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Dietrich showed how adopting a persona can reveal one’s true self | Psyche

Marlene Dietrich photographed in Vienna in 1928. Photo by Imagno/Getty

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Dietrich showed how adopting a persona can reveal one’s true self

Marlene Dietrich photographed in Vienna in 1928. Photo by Imagno/Getty

by Sam Mills + BIO

‘Kaloprosopia’ means transforming your personality by living your life as a work of art. The term was coined in the late 19th century by the French writer Joséphin Péladan in reaction to the growth of capitalism and mass commerce, to people being herded into becoming consumers. Kaloprosopia – from the Greek καλός (beautiful) and πρόσωπον (person) – enabled one to stand out. A century on, with so many of us on social media, the effect of such self-styling is diluted; it is hard to resist the impulse towards conformity. We are just as likely to adopt group personas as our own, creating bubbles and echo chambers, shaping our posts to glean Likes, and mimicking the language of our circle. But, in the past, self-creation was often an act of resistance. The adoption of a mask might be both protective and illuminating, allowing someone a chance to flout convention and explore aspects of their character that would otherwise remain repressed.

Oscar Wilde stands out in the annals of kaloprosopia, his self-reinvention beginning at university in Oxford, where he exchanged his Irish accent for an English one, became notorious for his wit, and decorated his room in the style of Aestheticism – ‘I find it harder and harder every day to live up to my blue china,’ he quipped. In the previous century, we might think of Andy Warhol, whose skew-whiff wigs and nervous mumbling in interviews became as iconic as his Pop Art, or David Bowie, whose mercurial shifts from persona to persona – Ziggy Stardust to Halloween Jack to the Thin White Duke – became a game his fans delighted in, wondering who Bowie would become next. Madonna and Lady Gaga would adopt the same conceit, surfing the restless waves of a capitalist economy seeking the next best thing by perpetually recreating themselves as the next best thing.

Marlene Dietrich, too, devoted her adult life to the art of kaloprosopia. At the age of 11, Maria Magdalene became Marlene (a name that didn’t exist at the time), and not long after she determined to become an actress. Her breakout success came in 1930 with The Blue Angel, Germany’s first talking film. Directed by Josef von Sternberg, it cast Dietrich as an icily destructive femme fatale. Paramount executives, who’d been seeking a star to rival Greta Garbo, swooped down, enticing Dietrich to Hollywood with a seven-picture deal. Dietrich liked to pretend that The Blue Angel was her debut film when, in fact, while living in Weimar Berlin, she’d starred in nearly 20 silent films (which she later denied and disowned), looking very different from the glamorous blonde icon we know: dark haired, a little chubby and unpolished.

In each film that Dietrich and von Sternberg made together, she played variations on the femme fatale archetype: aloof, seductive, poised. At first, von Sternberg seemed to have the dominant hand: Dietrich claimed he was determined ‘to Pygmalionise’ her. But while Pygmalion breathed life into the female statue he created, von Sternberg performed the reverse on Dietrich, helping shape her as the star whose beauty – staged and lit to perfection – was almost statuesque. Insisting that his actors were ‘marionettes, pieces of colour on my canvas’, von Sternberg would give Dietrich precise instructions on where to stand, walk, talk and pause on set.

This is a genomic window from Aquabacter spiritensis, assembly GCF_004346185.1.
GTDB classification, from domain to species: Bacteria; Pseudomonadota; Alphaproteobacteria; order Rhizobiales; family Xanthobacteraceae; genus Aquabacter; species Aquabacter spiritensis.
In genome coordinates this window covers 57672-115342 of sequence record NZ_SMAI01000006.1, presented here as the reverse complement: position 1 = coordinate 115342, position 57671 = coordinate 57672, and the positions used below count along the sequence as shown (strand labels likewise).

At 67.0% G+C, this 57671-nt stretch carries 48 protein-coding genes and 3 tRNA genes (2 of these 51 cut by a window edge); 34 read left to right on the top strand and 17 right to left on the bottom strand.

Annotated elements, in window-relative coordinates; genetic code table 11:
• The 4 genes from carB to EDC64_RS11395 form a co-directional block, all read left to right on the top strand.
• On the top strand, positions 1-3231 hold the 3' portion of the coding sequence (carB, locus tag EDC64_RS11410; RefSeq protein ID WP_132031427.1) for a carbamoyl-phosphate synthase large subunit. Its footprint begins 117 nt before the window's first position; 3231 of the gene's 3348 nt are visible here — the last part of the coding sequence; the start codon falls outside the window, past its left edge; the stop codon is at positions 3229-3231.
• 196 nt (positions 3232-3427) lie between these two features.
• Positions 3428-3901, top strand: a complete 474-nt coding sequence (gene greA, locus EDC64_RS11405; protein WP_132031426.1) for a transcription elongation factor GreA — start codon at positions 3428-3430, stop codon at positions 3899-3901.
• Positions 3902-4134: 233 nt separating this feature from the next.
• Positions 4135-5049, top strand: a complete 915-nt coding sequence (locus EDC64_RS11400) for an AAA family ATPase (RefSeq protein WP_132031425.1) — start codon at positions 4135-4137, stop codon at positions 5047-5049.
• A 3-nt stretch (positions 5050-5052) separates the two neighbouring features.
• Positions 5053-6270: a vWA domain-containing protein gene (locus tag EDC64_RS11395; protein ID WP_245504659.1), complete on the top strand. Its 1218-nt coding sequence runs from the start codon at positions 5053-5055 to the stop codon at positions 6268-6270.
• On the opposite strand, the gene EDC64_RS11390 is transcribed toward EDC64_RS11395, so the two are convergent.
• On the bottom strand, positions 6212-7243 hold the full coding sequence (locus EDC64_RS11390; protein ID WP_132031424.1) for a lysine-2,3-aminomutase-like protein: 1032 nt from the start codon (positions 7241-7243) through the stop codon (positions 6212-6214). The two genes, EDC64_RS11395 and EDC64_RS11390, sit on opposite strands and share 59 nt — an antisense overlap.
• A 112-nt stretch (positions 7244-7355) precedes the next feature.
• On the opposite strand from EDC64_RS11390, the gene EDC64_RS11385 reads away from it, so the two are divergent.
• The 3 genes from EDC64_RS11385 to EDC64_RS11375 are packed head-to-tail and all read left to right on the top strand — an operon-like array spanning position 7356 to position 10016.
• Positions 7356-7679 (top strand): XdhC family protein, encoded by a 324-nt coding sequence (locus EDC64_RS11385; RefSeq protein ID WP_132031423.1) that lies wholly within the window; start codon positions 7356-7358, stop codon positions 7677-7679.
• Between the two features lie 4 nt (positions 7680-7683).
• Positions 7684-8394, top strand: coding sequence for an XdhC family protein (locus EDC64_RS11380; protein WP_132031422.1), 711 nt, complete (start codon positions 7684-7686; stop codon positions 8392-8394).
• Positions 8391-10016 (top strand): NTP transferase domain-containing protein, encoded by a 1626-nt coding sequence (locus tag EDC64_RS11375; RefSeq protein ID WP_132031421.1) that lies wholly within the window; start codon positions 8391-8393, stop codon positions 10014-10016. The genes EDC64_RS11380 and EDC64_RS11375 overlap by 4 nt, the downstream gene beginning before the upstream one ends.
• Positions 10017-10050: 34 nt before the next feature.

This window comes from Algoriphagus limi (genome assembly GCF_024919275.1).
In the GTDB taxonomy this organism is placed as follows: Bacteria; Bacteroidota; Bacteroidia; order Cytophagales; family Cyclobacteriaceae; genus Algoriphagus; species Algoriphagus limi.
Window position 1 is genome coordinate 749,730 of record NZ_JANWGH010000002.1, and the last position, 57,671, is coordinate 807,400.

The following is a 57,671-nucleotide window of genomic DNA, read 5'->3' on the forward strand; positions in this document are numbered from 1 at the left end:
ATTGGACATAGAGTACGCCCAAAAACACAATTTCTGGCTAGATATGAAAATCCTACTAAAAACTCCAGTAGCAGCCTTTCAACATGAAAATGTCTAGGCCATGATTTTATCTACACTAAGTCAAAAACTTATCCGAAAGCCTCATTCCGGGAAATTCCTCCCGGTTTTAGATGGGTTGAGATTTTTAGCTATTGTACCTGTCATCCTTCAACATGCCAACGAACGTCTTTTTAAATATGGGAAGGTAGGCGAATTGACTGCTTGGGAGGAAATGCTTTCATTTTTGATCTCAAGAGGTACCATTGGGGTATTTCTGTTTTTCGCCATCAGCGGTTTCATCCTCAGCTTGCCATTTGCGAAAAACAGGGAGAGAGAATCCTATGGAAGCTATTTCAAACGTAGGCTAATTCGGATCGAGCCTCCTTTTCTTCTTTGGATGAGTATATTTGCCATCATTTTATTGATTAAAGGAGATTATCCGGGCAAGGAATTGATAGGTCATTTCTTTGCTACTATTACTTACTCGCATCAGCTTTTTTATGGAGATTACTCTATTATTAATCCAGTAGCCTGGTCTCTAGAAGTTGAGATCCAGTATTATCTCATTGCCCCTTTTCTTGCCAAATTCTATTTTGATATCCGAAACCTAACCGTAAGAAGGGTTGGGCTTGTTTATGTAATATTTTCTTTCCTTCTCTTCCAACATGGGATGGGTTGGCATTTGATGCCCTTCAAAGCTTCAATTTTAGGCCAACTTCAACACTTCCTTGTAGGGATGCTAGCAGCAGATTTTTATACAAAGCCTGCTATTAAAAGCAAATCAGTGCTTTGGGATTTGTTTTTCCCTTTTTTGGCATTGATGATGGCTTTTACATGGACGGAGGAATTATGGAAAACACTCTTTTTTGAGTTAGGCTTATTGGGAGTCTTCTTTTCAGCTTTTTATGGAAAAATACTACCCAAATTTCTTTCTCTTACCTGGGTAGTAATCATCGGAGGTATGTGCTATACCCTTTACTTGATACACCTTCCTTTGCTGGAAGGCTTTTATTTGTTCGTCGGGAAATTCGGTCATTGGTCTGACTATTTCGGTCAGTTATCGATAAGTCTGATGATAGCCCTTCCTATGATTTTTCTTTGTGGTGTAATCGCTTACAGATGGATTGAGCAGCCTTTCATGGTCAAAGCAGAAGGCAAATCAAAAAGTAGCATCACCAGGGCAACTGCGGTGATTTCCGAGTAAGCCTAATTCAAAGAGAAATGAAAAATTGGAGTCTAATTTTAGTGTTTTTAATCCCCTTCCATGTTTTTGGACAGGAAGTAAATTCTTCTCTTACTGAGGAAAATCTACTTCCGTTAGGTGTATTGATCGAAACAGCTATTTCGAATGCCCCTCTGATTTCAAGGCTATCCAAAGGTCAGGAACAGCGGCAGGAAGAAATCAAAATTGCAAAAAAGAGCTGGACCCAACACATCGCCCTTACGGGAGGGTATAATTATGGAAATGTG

But Dietrich was no mere mannequin: Jean Cocteau called her ‘the most terrifying and exciting woman I have ever known’. Her real relationship with von Sternberg was collaborative. Each became a muse to the other, and they challenged each other, flinging down ‘artistic gauntlets like duelists’, according to the biography by Dietrich’s daughter, Maria Riva. Each character von Sternberg created was directly inspired by his infatuation with Dietrich, melding fact and fiction, mixing her character with his imaginative fantasy; in Morocco (1930), she wears what became her trademark tuxedo, top hat and tails, which were inspired by outfits he’d seen her wear in her Weimar days.

Dietrich would sometimes refer to herself in the third person, as if her persona were a lifelong portrait she might layer and finesse, year on year

Google ‘Dietrich’, and you’ll be dazzled by images capturing her elegant, sultry beauty. She vetted every picture ever released of her. Dietrich learnt from von Sternberg exactly how lighting could accentuate every hollow and curve in her face. At one point, she had her molars removed so that her cheeks would sink in further.

By the end of 1930, Dietrich was world famous. She would sometimes refer to herself in the third person, as if her persona were a lifelong portrait she might layer and finesse, year on year. She cultivated a mysterious allure that wreaths her pictures like cigarette smoke from an elegant holder. ‘Each man or woman should be able to find in the actress the thing he or she most desires, and still be left with the promise that they will find something new and exciting every time they see her again,’ she declared in a press interview.